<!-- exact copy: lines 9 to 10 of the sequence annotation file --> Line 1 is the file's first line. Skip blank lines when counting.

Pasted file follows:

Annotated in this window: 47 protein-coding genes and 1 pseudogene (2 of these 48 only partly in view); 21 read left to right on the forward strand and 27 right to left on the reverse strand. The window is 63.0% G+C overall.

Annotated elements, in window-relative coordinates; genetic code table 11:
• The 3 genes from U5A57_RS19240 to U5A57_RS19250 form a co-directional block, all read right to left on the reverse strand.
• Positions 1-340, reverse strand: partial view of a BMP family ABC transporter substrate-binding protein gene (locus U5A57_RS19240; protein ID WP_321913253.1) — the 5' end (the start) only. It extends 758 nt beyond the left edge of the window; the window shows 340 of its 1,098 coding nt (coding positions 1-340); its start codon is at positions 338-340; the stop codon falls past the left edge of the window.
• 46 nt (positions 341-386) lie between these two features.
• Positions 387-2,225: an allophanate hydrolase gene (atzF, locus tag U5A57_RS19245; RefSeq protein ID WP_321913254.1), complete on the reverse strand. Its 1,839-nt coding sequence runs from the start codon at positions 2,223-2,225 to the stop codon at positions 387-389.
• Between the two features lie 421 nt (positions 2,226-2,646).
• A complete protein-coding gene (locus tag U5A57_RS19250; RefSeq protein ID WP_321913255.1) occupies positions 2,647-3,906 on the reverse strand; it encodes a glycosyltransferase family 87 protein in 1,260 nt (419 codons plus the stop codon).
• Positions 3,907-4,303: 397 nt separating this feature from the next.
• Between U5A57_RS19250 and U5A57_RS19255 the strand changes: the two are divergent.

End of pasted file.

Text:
• Positions 3,907-4,303: 397 nt separating this feature from the next.
• Between U5A57_RS19250 and U5A57_RS19255 the strand changes: the two are divergent.